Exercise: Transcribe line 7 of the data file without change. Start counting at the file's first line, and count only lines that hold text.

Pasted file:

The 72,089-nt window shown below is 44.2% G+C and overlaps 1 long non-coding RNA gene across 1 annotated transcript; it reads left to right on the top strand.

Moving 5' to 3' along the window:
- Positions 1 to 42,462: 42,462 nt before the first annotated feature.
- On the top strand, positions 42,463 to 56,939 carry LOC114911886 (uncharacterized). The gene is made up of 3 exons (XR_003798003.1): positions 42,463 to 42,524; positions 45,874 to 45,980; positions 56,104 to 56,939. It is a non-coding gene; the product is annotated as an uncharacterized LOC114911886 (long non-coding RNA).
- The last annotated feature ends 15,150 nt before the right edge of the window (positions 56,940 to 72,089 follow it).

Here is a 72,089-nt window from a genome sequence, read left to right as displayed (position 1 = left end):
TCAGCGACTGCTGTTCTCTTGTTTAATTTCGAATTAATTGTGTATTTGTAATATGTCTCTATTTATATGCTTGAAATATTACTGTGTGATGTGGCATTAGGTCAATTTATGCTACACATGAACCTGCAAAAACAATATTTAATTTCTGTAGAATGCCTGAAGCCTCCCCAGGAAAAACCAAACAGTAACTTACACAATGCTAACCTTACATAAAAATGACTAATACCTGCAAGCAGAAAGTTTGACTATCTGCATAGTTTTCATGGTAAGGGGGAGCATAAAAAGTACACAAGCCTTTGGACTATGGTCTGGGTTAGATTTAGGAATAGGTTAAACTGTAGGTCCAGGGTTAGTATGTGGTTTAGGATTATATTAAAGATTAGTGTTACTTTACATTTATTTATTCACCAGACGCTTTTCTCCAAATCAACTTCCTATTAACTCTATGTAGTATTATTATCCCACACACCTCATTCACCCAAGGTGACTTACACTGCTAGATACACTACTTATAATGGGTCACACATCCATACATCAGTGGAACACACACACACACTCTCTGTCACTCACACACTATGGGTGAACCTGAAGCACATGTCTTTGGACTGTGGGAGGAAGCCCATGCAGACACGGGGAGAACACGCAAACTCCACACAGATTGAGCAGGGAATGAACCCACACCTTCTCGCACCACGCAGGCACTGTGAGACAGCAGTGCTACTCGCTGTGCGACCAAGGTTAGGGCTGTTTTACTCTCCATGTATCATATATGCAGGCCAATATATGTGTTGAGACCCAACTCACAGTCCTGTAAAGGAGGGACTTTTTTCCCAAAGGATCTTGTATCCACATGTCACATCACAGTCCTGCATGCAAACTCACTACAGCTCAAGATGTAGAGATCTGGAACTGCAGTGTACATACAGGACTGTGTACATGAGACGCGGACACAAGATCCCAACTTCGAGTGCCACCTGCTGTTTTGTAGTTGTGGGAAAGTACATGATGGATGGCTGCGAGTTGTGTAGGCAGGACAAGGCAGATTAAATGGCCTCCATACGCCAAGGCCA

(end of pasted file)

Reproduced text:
TCAGCGACTGCTGTTCTCTTGTTTAATTTCGAATTAATTGTGTATTTGTAATATGTCTCTATTTATATGCTTGAAATATTACTGTGTGATGTGGCATTAGGTCAATTTATGCTACACATGAACCTGCAAAAACAATATTTAATTTCTGTAGAATGCCTGAAGCCTCCCCAGGAAAAACCAAACAGTAACTTACACAATGCTAACCTTACATAAAAATGACTAATACCTGCAAGCAGAAAGTTTGACTATCTGCATAGTTTTCATGGTAAGGGGGAGCATAAAAAGTACACAAGCCTTTGGACTATGGTCTGGGTTAGATTTAGGAATAGGTTAAACTGTAGGTCCAGGGTTAGTATGTGGTTTAGGATTATATTAAAGATTAGTGTTACTTTACATTTATTTATTCACCAGACGCTTTTCTCCAAATCAACTTCCTATTAACTCTATGTAGTATTATTATCCCACACACCTCATTCACCCAAGGTGACTTACACTGCTAGATACACTACTTATAATGGGTCACACATCCATACATCAGTGGAACACACACACACACTCTCTGTCACTCACACACTATGGGTGAACCTGAAGCACATGTCTTTGGACTGTGGGAGGAAGCCCATGCAGACACGGGGAGAACACGCAAACTCCACACAGATTGAGCAGGGAATGAACCCACACCTTCTCGCACCACGCAGGCACTGTGAGACAGCAGTGCTACTCGCTGTGCGACCAAGGTTAGGGCTGTTTTACTCTCCATGTATCATATATGCAGGCCAATATATGTGTTGAGACCCAACTCACAGTCCTGTAAAGGAGGGACTTTTTTCCCAAAGGATCTTGTATCCACATGTCACATCACAGTCCTGCATGCAAACTCACTACAGCTCAAGATGTAGAGATCTGGAACTGCAGTGTACATACAGGACTGTGTACATGAGACGCGGACACAAGATCCCAACTTCGAGTGCCACCTGCTGTTTTGTAGTTGTGGGAAAGTACATGATGGATGGCTGCGAGTTGTGTAGGCAGGACAAGGCAGATTAAATGGCCTCCATACGCCAAGGCCA